Given the low price of large-screen televisions these days, it’s not surprising that the usage of projectors has markedly declined.
Those in the business of making these devices have been forced to become more selective about the niches they address, while innovating away some of the traditional issues associated with projection technology.
The Aukey Projector, which currently retails at £349 (around $460, AU$590), is a prime example of new thinking, where portability and flexibility are the new buzzwords for achieving commercial success.
Viewed in isolation, the Aukey Projector looks very much like the larger business-oriented projectors that many companies bought a decade or more ago. Except this one has been miniaturized into a tiny box just 158mm wide, 122mm deep and 36mm high.
The small size of this device creates an expectation of compromise, but the more we delved into the Aukey Projector, the more we were amazed by how few limitations it has.
All the ports are on the rear, and there is a folding foot plus a tripod mount underneath, with the focusing dial on the right next to the lens/bulb assembly. And that lens was the first item that drew our attention – because there isn’t any lens cover included, so dust is free to gather at its leisure.
In the box, you do get a soft carrying bag, but there isn't anything stopping the cables and PSU scratching the outside of the lens while in transit.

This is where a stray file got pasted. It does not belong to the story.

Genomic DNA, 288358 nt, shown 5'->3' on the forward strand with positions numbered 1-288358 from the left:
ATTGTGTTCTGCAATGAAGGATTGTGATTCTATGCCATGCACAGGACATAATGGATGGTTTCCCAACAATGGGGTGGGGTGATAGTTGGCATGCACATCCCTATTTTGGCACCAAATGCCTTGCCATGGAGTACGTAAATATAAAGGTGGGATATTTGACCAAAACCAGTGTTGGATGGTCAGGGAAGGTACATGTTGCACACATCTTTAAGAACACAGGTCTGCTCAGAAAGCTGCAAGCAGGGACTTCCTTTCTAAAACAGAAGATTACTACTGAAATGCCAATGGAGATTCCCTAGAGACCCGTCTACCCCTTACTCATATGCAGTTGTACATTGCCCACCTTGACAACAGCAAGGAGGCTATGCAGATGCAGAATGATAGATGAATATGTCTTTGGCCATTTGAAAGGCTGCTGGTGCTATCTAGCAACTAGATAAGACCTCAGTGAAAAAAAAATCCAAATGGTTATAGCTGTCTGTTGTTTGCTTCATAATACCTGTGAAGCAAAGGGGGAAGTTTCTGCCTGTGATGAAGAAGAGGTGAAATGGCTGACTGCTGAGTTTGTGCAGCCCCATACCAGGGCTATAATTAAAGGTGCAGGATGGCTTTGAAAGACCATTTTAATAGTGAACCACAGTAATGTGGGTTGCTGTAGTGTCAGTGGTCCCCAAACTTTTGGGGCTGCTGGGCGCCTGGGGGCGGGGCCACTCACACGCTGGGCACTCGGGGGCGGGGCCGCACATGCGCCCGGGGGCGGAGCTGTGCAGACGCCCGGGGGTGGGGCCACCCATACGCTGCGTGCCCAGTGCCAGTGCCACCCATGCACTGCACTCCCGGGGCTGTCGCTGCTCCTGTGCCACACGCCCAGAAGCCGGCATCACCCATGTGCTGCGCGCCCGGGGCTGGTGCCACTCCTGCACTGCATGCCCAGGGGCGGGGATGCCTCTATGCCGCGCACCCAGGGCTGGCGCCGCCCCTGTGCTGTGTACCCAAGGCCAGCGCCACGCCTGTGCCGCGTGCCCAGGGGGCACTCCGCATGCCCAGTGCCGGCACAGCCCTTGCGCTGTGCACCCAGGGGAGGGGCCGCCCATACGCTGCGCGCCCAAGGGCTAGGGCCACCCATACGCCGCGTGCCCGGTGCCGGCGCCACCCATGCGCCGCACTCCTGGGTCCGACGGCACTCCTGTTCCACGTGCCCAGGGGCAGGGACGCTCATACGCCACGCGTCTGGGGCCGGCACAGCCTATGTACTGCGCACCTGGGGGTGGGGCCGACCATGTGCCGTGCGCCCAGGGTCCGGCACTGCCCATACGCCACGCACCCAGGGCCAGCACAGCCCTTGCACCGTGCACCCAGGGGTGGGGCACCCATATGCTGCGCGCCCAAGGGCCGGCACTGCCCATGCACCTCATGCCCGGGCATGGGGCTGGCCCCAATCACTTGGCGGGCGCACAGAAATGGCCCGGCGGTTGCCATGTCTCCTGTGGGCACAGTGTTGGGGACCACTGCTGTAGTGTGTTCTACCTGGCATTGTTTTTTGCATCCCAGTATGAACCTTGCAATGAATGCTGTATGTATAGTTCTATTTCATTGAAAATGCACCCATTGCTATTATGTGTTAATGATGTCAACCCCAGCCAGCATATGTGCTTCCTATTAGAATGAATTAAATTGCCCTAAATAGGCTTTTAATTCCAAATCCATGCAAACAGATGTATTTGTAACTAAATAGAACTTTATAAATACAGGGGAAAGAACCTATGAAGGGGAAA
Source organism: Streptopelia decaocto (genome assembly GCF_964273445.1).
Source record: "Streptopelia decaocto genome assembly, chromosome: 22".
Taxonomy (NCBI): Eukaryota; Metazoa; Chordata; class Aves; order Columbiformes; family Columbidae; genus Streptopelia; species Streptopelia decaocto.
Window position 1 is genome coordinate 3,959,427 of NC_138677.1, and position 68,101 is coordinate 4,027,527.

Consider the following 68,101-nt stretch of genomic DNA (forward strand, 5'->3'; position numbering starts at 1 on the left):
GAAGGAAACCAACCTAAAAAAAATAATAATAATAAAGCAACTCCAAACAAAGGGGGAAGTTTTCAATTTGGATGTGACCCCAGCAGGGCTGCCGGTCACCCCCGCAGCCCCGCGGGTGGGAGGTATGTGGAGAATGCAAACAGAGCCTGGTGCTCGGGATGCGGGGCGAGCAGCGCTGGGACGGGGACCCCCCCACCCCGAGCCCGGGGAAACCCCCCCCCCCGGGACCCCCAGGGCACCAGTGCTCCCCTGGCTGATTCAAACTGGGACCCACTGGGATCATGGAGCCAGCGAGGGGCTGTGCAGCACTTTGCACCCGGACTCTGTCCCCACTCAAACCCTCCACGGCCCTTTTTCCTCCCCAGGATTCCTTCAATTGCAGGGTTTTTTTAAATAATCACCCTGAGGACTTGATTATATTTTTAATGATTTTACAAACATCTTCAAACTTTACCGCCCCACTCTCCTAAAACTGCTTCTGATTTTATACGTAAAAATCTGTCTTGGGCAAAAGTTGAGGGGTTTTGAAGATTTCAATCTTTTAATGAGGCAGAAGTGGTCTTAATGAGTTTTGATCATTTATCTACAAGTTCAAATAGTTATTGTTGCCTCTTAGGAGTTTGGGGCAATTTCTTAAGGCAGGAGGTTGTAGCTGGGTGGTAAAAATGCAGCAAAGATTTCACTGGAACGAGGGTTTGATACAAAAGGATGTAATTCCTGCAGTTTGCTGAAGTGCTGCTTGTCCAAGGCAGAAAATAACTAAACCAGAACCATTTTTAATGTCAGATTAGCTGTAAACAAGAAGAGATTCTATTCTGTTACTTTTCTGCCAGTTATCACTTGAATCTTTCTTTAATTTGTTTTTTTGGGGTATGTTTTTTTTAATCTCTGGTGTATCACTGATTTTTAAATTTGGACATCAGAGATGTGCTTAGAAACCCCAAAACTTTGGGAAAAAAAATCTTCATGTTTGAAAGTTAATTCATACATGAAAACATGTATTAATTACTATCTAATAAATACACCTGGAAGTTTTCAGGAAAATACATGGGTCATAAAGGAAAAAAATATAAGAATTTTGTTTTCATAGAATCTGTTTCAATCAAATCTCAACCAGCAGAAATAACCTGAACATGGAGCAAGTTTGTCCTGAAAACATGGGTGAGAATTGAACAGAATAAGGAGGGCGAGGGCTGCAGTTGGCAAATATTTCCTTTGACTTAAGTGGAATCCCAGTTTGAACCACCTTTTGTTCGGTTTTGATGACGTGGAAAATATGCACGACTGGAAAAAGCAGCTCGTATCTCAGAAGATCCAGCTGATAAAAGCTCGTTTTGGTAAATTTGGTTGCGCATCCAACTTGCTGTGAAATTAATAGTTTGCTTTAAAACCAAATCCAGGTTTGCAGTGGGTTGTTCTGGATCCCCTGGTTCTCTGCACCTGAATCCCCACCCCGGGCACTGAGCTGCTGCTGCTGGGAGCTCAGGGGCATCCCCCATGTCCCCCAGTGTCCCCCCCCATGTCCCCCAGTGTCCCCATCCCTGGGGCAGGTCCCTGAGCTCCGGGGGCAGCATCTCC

Aside from that omission, this piece of Aukey hardware seems well specified for the projection role.
In terms of ports, around the back you’ll find the usual suspects, including HDMI in, AV in, audio out, two USB ports (one USB 2.0 and the other USB 3.0), a microSD card slot and an RJ45 Ethernet port.
That last connector hints that while the Aukey is made to be very easily transportable, it could also be used in a permanent installation. The placement of the remote sensor on the front and not the rear also supports the assertion that it’s meant to be placed behind the viewer.
The native 1280 x 800 resolution is high enough so that a 1080p desktop sent through the HDMI port is still readable, and with 250 Lumens brightness the makers claim this device can project a screen up to 120-inch.
The throw ratio is 1.5:1, so achieving the 120-inch projection would require a 15-foot throw.
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Another point of interest is the remote control, something that the designers evidently spent some time considering. Instead of making a remote that’s small and easily lost, the Aukey controller is a decent size and contains a great selection of useful function keys. It even has a ‘mouse' mode, where a pointer will appear, and you can move it around with the cursor pad. It’s not as helpful as an actual touchpad, mind, but it does the job.
The importance of this feature is that the Aukey Projector doesn’t just have a settings page or input selection, but a complete Android system, capable of the same functionality that you might find in a cheap phone or tablet.
Therefore, if you don't like the remote, you're free to attach a real mouse or keyboard to the Aukey Projector, as with any other Android device.
Once again we see the deployment of Android as a means to achieve lots of functionality without building it all from scratch.